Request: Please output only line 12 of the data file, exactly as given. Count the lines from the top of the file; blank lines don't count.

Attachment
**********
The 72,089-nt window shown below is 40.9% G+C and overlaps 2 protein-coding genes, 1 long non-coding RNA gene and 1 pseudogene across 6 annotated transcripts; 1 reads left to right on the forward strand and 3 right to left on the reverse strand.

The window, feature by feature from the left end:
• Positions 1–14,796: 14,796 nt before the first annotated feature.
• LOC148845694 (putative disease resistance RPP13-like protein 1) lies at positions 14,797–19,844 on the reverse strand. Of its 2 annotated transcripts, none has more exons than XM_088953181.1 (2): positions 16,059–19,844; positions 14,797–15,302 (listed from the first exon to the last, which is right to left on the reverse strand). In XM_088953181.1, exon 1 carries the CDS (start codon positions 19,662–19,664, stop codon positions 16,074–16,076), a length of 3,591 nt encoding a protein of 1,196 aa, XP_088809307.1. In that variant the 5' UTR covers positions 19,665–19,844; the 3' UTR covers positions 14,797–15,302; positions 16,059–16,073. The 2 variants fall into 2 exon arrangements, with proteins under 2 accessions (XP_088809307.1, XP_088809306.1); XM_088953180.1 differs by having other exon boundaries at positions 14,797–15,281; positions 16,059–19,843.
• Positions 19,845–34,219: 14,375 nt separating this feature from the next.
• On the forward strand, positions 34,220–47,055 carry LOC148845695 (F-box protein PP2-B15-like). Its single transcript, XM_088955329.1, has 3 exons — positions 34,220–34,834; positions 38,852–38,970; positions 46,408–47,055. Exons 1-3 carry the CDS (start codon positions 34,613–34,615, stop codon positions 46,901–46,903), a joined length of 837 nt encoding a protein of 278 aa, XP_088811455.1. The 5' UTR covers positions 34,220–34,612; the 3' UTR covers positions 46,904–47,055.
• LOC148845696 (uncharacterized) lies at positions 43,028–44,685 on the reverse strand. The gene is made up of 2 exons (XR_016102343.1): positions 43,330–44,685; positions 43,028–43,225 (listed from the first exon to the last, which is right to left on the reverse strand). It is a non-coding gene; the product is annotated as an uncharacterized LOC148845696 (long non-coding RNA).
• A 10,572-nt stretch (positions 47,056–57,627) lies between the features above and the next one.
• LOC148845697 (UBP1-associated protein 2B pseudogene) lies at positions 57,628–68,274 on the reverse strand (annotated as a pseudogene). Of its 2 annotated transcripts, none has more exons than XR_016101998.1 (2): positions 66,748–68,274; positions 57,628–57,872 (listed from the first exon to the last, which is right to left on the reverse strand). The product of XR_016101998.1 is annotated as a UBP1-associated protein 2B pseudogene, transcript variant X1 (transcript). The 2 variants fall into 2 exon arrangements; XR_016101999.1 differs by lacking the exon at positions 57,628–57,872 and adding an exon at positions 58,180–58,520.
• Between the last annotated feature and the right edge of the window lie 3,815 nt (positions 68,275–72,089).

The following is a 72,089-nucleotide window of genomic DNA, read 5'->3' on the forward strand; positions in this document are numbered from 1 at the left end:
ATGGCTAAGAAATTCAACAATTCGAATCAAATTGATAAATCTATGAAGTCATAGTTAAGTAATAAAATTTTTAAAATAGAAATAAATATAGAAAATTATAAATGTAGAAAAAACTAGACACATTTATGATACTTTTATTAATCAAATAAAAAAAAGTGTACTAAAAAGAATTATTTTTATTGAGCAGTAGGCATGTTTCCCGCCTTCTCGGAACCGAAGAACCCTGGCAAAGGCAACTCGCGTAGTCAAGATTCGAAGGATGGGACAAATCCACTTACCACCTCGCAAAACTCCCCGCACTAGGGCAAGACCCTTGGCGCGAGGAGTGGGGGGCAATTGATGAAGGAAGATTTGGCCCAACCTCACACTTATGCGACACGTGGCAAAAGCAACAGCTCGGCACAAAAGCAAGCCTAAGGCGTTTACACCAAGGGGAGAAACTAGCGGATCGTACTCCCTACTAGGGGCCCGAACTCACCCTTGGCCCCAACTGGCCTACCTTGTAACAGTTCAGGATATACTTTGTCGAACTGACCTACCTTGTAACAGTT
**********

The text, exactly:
ATGGCTAAGAAATTCAACAATTCGAATCAAATTGATAAATCTATGAAGTCATAGTTAAGTAATAAAATTTTTAAAATAGAAATAAATATAGAAAATTATAAATGTAGAAAAAACTAGACACATTTATGATACTTTTATTAATCAAATAAAAAAAAGTGTACTAAAAAGAATTATTTTTATTGAGCAGTAGGCATGTTTCCCGCCTTCTCGGAACCGAAGAACCCTGGCAAAGGCAACTCGCGTAGTCAAGATTCGAAGGATGGGACAAATCCACTTACCACCTCGCAAAACTCCCCGCACTAGGGCAAGACCCTTGGCGCGAGGAGTGGGGGGCAATTGATGAAGGAAGATTTGGCCCAACCTCACACTTATGCGACACGTGGCAAAAGCAACAGCTCGGCACAAAAGCAAGCCTAAGGCGTTTACACCAAGGGGAGAAACTAGCGGATCGTACTCCCTACTAGGGGCCCGAACTCACCCTTGGCCCCAACTGGCCTACCTTGTAACAGTTCAGGATATACTTTGTCGAACTGACCTACCTTGTAACAGTT